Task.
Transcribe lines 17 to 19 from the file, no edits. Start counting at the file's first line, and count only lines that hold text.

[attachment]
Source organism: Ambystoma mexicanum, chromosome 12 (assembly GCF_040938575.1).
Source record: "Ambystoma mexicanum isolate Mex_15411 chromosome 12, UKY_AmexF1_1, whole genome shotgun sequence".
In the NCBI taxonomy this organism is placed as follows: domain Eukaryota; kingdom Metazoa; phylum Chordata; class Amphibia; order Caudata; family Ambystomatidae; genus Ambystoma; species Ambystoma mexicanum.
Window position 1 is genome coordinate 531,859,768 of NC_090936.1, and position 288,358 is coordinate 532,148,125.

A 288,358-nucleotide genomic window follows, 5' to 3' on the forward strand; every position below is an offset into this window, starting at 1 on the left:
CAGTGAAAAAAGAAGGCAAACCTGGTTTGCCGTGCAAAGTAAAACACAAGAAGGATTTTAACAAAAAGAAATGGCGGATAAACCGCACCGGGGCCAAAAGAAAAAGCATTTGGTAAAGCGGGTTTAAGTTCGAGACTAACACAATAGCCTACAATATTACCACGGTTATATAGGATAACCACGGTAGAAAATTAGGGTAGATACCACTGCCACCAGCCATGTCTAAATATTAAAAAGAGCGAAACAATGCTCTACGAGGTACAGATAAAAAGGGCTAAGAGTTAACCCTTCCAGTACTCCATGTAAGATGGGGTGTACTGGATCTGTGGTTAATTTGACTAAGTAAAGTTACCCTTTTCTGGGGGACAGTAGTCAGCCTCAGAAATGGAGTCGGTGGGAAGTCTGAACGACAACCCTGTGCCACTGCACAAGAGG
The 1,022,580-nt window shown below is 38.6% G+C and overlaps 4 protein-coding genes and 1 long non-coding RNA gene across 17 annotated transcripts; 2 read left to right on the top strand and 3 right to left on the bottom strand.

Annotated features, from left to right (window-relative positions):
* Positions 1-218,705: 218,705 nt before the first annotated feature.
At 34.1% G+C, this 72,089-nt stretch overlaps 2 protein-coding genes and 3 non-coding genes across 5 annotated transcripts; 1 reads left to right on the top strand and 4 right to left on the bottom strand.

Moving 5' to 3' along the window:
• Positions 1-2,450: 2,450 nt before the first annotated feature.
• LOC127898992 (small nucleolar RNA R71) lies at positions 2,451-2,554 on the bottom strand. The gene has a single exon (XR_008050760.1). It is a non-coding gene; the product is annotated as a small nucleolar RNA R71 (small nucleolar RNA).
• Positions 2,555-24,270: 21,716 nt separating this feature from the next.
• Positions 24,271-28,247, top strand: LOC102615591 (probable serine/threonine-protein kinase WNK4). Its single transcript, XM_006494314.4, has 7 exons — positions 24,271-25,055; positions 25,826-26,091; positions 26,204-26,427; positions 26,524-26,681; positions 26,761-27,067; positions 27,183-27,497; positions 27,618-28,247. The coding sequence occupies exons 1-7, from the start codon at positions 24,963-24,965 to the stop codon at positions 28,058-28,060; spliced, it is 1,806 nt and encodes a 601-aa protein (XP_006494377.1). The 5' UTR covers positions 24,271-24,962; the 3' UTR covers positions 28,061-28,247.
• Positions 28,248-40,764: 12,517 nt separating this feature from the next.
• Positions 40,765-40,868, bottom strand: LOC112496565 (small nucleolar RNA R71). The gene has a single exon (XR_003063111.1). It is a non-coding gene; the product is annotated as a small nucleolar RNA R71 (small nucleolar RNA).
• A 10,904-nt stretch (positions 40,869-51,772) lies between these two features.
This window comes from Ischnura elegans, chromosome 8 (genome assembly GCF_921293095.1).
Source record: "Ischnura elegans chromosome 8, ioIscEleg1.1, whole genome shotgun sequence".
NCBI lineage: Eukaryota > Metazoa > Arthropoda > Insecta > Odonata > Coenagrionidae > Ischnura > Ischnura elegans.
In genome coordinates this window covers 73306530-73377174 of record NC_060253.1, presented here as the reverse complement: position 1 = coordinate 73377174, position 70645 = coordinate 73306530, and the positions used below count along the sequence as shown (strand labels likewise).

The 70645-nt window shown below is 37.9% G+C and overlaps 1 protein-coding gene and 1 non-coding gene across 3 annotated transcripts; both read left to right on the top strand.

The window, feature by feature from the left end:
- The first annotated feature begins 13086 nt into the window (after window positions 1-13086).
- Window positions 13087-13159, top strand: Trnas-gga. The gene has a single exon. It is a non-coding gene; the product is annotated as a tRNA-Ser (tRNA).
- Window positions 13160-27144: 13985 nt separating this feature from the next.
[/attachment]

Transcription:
• Positions 40,765-40,868, bottom strand: LOC112496565 (small nucleolar RNA R71). The gene has a single exon (XR_003063111.1). It is a non-coding gene; the product is annotated as a small nucleolar RNA R71 (small nucleolar RNA).
• A 10,904-nt stretch (positions 40,869-51,772) lies between these two features.
This window comes from Ischnura elegans, chromosome 8 (genome assembly GCF_921293095.1).